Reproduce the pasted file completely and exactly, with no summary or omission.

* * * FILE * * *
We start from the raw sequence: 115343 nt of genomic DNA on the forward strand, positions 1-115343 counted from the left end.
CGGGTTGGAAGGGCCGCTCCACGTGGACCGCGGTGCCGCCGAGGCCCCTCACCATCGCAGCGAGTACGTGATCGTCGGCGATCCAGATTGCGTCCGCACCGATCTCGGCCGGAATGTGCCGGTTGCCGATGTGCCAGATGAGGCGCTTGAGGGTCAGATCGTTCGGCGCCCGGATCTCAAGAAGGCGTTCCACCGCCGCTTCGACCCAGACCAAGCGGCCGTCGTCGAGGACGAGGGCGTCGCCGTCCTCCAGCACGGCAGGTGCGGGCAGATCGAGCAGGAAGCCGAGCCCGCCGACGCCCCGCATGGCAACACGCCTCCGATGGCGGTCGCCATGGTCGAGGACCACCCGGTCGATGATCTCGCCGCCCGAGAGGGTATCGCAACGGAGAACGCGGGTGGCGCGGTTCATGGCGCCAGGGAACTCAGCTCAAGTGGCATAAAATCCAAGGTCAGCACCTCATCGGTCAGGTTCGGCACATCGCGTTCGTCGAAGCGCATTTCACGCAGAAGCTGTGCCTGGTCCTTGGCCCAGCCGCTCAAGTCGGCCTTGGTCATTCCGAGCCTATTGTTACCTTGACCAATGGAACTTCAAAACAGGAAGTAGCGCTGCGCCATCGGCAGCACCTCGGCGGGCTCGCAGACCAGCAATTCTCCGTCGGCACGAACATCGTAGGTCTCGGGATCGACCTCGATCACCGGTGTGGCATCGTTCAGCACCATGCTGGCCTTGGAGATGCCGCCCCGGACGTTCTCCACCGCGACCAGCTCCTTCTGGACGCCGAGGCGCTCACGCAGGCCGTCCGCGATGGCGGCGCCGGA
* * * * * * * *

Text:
We start from the raw sequence: 115343 nt of genomic DNA on the forward strand, positions 1-115343 counted from the left end.
CGGGTTGGAAGGGCCGCTCCACGTGGACCGCGGTGCCGCCGAGGCCCCTCACCATCGCAGCGAGTACGTGATCGTCGGCGATCCAGATTGCGTCCGCACCGATCTCGGCCGGAATGTGCCGGTTGCCGATGTGCCAGATGAGGCGCTTGAGGGTCAGATCGTTCGGCGCCCGGATCTCAAGAAGGCGTTCCACCGCCGCTTCGACCCAGACCAAGCGGCCGTCGTCGAGGACGAGGGCGTCGCCGTCCTCCAGCACGGCAGGTGCGGGCAGATCGAGCAGGAAGCCGAGCCCGCCGACGCCCCGCATGGCAACACGCCTCCGATGGCGGTCGCCATGGTCGAGGACCACCCGGTCGATGATCTCGCCGCCCGAGAGGGTATCGCAACGGAGAACGCGGGTGGCGCGGTTCATGGCGCCAGGGAACTCAGCTCAAGTGGCATAAAATCCAAGGTCAGCACCTCATCGGTCAGGTTCGGCACATCGCGTTCGTCGAAGCGCATTTCACGCAGAAGCTGTGCCTGGTCCTTGGCCCAGCCGCTCAAGTCGGCCTTGGTCATTCCGAGCCTATTGTTACCTTGACCAATGGAACTTCAAAACAGGAAGTAGCGCTGCGCCATCGGCAGCACCTCGGCGGGCTCGCAGACCAGCAATTCTCCGTCGGCACGAACATCGTAGGTCTCGGGATCGACCTCGATCACCGGTGTGGCATCGTTCAGCACCATGCTGGCCTTGGAGATGCCGCCCCGGACGTTCTCCACCGCGACCAGCTCCTTCTGGACGCCGAGGCGCTCACGCAGGCCGTCCGCGATGGCGGCGCCGGA